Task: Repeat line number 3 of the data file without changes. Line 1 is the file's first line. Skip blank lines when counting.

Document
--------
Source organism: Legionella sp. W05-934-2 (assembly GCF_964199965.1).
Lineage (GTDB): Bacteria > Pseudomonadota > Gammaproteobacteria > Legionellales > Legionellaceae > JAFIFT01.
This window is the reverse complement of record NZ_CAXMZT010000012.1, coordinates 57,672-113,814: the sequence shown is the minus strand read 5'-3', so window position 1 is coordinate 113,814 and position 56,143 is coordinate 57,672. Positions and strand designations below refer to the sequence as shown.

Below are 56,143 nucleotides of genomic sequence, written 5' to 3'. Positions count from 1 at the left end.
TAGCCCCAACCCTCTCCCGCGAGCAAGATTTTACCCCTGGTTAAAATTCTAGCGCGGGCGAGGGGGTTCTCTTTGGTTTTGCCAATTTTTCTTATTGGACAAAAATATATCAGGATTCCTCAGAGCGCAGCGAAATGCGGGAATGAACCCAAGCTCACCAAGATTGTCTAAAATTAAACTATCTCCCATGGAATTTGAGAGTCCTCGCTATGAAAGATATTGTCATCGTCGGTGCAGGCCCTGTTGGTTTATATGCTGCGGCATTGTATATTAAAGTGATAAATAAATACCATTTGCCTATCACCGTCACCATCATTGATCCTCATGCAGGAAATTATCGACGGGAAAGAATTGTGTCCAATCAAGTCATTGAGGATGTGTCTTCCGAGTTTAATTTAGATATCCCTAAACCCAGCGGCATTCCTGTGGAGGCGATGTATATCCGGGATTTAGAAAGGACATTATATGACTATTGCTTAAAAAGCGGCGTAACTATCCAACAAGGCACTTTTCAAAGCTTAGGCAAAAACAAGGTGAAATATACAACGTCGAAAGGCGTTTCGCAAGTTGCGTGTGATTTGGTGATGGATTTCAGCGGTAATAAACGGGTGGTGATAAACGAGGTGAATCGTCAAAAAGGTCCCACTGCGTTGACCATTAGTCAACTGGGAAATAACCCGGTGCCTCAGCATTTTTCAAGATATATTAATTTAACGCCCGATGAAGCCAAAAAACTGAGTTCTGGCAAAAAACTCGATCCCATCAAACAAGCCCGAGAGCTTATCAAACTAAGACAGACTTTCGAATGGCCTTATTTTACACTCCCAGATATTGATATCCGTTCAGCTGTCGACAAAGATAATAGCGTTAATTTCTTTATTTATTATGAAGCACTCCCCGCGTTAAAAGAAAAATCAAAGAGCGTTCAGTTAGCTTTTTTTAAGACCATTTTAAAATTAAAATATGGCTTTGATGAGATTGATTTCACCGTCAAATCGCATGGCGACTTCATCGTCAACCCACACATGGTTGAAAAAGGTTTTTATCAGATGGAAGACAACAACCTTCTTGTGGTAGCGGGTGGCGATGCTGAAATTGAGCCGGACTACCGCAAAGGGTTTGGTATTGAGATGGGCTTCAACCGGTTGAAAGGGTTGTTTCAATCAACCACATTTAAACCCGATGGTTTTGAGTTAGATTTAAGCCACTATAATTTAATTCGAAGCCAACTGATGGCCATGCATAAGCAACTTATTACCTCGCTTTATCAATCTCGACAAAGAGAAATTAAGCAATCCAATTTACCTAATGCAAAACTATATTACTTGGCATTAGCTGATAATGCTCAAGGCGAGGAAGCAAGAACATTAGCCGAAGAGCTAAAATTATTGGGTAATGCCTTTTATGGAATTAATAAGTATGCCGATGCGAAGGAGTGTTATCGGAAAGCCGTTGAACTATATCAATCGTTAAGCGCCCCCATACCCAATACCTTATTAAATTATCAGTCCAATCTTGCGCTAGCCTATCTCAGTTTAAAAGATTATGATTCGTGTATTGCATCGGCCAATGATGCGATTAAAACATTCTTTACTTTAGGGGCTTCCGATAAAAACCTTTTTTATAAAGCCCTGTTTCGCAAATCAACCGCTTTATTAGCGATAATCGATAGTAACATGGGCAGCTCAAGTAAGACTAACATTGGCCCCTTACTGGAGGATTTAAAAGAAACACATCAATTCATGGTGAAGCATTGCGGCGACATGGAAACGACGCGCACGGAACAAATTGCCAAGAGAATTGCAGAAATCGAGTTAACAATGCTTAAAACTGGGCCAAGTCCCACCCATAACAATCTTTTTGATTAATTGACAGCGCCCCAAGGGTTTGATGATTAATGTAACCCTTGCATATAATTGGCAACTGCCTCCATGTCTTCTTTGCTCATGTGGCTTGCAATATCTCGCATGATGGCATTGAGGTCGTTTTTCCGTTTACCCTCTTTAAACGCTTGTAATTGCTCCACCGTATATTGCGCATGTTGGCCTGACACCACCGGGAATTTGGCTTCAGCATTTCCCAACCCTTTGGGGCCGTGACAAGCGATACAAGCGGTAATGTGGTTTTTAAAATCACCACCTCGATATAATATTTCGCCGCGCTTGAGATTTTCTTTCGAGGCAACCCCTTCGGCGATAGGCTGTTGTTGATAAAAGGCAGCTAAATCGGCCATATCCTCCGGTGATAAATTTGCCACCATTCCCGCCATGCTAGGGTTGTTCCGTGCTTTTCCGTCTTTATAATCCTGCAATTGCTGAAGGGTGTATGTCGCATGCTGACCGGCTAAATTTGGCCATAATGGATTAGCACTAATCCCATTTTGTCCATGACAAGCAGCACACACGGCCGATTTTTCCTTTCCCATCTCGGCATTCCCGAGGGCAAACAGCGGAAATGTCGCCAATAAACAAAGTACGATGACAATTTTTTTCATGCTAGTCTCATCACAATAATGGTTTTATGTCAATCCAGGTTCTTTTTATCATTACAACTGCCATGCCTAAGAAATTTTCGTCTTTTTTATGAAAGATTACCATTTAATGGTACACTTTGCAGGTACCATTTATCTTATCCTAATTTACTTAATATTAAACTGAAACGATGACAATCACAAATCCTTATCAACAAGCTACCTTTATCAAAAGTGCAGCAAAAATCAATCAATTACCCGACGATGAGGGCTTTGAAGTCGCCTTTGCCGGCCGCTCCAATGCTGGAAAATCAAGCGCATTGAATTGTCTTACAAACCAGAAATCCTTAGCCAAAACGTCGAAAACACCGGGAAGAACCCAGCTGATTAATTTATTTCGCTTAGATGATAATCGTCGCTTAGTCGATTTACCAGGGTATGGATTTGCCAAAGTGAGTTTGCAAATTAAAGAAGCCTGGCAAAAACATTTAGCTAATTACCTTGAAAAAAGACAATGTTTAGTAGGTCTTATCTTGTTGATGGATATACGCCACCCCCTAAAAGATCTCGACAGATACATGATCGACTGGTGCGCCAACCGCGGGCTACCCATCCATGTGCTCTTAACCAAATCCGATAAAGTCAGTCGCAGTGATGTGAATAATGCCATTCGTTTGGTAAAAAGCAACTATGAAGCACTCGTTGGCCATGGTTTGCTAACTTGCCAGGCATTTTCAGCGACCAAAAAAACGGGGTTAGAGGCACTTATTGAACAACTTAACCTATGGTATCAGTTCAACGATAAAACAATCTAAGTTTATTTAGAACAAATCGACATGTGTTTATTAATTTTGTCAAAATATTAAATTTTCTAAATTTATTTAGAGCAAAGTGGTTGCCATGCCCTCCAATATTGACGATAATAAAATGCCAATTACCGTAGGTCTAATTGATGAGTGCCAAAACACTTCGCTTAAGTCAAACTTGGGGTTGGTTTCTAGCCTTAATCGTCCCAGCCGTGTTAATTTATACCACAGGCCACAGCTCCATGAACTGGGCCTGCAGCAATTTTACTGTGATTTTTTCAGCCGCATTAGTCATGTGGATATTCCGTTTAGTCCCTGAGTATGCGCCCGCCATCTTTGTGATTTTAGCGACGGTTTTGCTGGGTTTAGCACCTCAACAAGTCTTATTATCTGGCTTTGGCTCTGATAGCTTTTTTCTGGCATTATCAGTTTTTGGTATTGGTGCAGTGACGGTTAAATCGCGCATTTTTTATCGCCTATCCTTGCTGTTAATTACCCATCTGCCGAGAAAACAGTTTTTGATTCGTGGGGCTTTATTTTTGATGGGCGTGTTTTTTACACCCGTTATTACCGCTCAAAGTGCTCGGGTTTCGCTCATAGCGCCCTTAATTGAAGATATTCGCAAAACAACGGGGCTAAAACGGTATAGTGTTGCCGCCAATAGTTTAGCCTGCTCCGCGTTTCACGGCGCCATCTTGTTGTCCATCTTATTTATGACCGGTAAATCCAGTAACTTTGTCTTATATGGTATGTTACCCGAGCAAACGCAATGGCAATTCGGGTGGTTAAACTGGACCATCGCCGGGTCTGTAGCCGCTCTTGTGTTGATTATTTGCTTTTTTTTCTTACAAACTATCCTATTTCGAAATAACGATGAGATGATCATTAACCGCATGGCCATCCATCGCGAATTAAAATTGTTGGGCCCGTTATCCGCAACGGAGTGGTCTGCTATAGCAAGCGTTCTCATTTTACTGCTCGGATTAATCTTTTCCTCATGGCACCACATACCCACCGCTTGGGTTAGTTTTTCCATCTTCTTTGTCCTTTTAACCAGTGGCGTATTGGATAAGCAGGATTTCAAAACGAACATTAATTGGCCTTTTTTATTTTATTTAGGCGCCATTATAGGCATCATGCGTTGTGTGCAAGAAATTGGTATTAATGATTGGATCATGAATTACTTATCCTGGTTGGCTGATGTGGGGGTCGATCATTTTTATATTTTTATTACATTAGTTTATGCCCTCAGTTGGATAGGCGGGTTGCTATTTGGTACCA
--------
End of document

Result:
This window is the reverse complement of record NZ_CAXMZT010000012.1, coordinates 57,672-113,814: the sequence shown is the minus strand read 5'-3', so window position 1 is coordinate 113,814 and position 56,143 is coordinate 57,672. Positions and strand designations below refer to the sequence as shown.